The coronavirus pandemic has killed over 4,000 people around the world, affecting over 100 different countries. It is making its way through the U.S., impacting 35 states so far with over 1,300 confirmed cases.
There are likely far more cases that medical professionals aren’t aware of — and that’s because of the lack of available coronavirus testing kits from the Centers for Disease Control and Prevention (CDC).
“There’s a shortage,” Dr. Howard Forman, a professor at the Yale School of Public Health and practicing radiologist at Yale New Haven Hospital, told Yahoo Finance’s “On the Move” on Thursday (video above).
“And it strikes at the heart of everything we’re doing right now that we cannot do the most simple thing, which is just to test people and find out whether they are positive or not.”
Despite the first confirmed case of COVID-19 in the U.S. occurred on January 19, testing has lagged across the country. U.S. public health labs have picked up some slack, but health officials warn that the current pace of testing is not nearly enough.
The U.S. only has 10% of the tests that are needed. According to Forman, “the need will grow vastly. We need to go up to 100[%]. We need to go far beyond that.”
According to the Atlantic, researchers “have concluded that thousands of Americans may have already been infected by the beginning of [March].” Between January 18 and March 10, there have been 11,079 tests for COVID-19 in the U.S. In comparison, South Korea has conducted over 100,000 tests, and the U.K. has tested nearly 25,000 people.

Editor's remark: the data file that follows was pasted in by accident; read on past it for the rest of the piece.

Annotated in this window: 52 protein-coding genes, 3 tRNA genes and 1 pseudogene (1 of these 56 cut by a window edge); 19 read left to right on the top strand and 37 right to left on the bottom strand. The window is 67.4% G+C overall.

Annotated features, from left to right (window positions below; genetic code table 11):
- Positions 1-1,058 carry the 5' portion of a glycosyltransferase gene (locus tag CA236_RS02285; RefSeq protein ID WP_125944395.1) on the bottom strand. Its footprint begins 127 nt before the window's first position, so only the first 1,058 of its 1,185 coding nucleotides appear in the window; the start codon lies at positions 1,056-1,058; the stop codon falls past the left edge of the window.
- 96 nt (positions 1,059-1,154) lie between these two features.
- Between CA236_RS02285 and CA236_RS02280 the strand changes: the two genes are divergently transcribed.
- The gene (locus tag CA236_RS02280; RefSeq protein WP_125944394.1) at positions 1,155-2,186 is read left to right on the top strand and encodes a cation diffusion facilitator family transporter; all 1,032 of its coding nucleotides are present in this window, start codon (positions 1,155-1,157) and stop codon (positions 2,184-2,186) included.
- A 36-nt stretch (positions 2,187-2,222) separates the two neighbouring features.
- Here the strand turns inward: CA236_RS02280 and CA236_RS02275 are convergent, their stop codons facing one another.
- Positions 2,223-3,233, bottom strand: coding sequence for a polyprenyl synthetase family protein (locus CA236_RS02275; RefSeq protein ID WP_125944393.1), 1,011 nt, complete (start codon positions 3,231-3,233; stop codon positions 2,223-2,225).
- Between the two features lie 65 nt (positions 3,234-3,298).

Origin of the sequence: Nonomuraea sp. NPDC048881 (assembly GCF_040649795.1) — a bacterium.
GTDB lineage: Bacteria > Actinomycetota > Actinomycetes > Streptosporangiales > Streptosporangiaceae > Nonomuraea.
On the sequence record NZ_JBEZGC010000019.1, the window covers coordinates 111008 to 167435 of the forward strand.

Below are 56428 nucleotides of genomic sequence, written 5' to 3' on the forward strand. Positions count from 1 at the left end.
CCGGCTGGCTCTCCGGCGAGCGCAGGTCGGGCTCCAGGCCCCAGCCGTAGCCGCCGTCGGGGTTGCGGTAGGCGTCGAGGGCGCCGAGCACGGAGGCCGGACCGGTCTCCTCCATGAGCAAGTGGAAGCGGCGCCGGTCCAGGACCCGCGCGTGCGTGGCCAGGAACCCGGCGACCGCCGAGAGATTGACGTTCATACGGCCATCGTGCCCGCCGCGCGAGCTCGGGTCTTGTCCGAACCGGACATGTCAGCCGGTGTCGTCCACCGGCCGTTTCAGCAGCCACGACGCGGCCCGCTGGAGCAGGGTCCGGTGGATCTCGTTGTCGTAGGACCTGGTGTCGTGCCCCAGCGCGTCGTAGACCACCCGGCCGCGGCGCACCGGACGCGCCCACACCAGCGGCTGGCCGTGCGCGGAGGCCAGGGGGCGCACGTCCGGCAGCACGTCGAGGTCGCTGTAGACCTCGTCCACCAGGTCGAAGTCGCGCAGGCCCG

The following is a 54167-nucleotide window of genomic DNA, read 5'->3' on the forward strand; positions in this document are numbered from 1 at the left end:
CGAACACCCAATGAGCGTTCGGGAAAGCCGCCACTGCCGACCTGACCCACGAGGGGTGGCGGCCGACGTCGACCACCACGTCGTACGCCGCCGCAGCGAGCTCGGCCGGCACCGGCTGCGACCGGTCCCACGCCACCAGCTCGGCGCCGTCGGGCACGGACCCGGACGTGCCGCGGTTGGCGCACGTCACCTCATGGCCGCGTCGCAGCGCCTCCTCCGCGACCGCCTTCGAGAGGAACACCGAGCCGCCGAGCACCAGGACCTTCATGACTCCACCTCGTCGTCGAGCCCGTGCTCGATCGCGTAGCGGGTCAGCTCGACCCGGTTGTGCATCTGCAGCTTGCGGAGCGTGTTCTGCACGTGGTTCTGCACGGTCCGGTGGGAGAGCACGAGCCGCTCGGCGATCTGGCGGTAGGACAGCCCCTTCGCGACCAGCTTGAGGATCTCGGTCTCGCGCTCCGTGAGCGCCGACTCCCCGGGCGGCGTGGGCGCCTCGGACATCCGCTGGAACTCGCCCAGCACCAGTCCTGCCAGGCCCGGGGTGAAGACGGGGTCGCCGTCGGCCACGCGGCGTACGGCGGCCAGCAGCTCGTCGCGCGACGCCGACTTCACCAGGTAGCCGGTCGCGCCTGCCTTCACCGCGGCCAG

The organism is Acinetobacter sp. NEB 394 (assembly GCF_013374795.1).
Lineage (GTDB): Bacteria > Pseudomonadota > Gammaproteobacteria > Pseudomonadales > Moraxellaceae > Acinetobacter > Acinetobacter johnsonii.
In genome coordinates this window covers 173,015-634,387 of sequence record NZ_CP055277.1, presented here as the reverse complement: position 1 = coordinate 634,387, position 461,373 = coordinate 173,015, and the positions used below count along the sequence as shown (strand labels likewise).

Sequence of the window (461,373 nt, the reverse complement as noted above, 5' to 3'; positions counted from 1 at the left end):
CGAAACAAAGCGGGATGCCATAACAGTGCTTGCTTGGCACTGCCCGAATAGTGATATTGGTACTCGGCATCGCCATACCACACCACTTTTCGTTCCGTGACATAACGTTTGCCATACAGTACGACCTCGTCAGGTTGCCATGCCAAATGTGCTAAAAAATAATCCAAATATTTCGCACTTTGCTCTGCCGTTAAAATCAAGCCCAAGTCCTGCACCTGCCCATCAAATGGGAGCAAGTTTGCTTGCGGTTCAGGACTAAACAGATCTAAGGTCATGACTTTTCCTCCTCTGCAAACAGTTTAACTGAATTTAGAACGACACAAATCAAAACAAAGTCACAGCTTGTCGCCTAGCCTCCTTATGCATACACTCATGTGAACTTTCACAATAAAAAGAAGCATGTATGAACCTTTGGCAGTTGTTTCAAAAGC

“As I understand it, right now we are ramping up considerably, but I think we’re probably still 90% away from getting to what would be probably minimum acceptable capacity now and still needing to ramp up from here considerably,” Forman said.
‘We should be doing at least 100,000 tests a day’
In his testimony to the House Oversight Committee on Thursday, Dr. Anthony Fauci, the director of the National Institute of Allergy and Infectious Disease, described the U.S. testing of coronavirus as “a failing.”
The outspoken official said that “the idea of anybody getting [a test] easily the way people in other countries are doing it, we’re not set up for that.”
He added: “Do I think we should be? Yes. We’re not. The system is not geared to what we need right now. That is a failing. It’s a failing. Let’s admit it."
Because of this shortage, the testing for coronavirus is being rationed. In many places, only those who meet specific criteria have been granted tests — people showing symptoms who have traveled to or came in direct contact with people who have traveled to affected countries, like China and Italy.
“We should be doing at least 100,000 tests a day in this country right now,” Forman said, “not just people that are presenting, but also doing some level of surveillance and prevalence testing to figure out where the hot spots are, and how we can counsel various school districts and governments, and counsel business about how they can carry on in a time where people are feeling very panicky.”
In the meantime, health officials from the CDC and the World Health Organization (WHO) have urged people to continuously wash their hands, avoid touching their face, and try to avoid as much social contact as possible in order to slow the spread of the virus.
“For the short run, anything we can do to mitigate a huge spike in cases will serve us really well,” Forman said. “We’re not just trying to prevent people from becoming infected at this point. We can accept the idea that maybe 30 million, maybe 90 million people in the United States will become infected with this over the next 12 or 18 months.”